Świat "na opak" - ironia, przestroga, rzeczywistość. Literackie wyobrażenie kobiet aspirujących do kierowania państwem
xmlui.dri2xhtml.METS-1.0.item-citation: Annales Academiae Paedagogicae Cracoviensis. 28, Studia Historica 4 (2005), s. -83
MetadataShow full item record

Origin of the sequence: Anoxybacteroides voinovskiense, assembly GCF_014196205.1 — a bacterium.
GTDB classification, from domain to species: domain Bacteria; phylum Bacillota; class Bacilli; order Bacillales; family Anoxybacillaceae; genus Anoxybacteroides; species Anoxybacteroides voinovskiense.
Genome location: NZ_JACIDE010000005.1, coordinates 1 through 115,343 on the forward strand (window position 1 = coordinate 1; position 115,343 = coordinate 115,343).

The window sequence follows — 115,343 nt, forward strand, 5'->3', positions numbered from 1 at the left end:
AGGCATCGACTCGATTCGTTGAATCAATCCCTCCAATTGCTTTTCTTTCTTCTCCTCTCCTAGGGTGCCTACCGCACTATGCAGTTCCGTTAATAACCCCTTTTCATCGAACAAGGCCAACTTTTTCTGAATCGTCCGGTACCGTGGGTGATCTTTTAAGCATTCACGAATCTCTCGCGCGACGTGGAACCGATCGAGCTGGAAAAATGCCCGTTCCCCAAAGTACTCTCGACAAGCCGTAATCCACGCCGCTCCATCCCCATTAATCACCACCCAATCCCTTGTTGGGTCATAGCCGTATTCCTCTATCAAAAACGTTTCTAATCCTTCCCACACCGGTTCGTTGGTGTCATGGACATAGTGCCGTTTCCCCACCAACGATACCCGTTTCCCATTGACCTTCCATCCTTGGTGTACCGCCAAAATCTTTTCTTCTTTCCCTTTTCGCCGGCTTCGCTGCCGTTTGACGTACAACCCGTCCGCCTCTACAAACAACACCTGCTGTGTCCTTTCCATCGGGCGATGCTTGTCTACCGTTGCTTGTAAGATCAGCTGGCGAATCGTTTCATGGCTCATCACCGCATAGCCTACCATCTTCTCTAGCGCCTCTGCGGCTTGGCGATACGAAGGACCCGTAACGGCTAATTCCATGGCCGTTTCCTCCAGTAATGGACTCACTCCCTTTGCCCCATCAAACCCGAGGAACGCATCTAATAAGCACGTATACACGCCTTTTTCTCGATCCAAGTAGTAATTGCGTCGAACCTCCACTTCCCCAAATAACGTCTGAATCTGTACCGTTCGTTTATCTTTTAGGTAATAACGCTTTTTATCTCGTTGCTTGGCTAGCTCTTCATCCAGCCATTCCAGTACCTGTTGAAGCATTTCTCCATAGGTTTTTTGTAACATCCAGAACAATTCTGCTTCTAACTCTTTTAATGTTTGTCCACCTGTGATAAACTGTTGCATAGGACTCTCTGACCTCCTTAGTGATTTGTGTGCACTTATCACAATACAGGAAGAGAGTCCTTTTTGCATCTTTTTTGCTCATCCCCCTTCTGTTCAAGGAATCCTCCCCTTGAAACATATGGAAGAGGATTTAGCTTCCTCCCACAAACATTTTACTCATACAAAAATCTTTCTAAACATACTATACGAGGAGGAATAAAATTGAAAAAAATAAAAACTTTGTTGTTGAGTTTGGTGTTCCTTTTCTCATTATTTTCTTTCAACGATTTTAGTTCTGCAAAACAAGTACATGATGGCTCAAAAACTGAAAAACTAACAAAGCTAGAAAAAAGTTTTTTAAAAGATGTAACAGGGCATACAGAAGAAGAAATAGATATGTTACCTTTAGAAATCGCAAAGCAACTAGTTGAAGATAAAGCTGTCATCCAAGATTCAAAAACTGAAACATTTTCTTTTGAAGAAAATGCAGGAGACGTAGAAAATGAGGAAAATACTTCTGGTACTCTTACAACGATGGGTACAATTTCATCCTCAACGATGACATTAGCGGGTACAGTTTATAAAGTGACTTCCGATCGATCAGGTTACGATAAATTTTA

The article is a comparative study of Lysistrata (411 B.C.) and Women in Parliament (391 B.C.) - comedies by Aristophanes, Feminine Parliament (ca. 1569) - a work by Marcin Bielski, and Gobiemo Reprezentativo y Constitucional del Bello Sexo Español - a liberal Spanish periodical from 1841. Those works present a literary vision of the participation of women in public life, as well as the feminine desire to seize power over men. The hidden main idea is criticism of the government exercised by men, and search for ways to improve it. The idea of admitting women to politics is not to be understood as a proposal to be realized in practice, but as a humoristic warning. If men do not unite to save the state, women will start to rule them, and having a meagre knowledge of politics and diplomacy, they will bring the state to a downfall. Everything will stand upside down then: women will take over men’s jobs, and men - women’s. Thus, the studied texts have two complementary implied meanings: literal and figurative. The first one reflects an irony, and the second one a caution. Women wanted to rule through the parliament elected among them. It is worth noting that the aspiration of women to take over the helm did not follow from their egoistic ambitions, but it was provoked by men’s incompetence in the face of the really catastrophic situation of the state. The ladies became indignant with that fact, and it awakened their patriotism and feeling of responsibility for the fate of the state. At the same time, they wanted to prove that they had their own efficient ways of ruling both the state and men.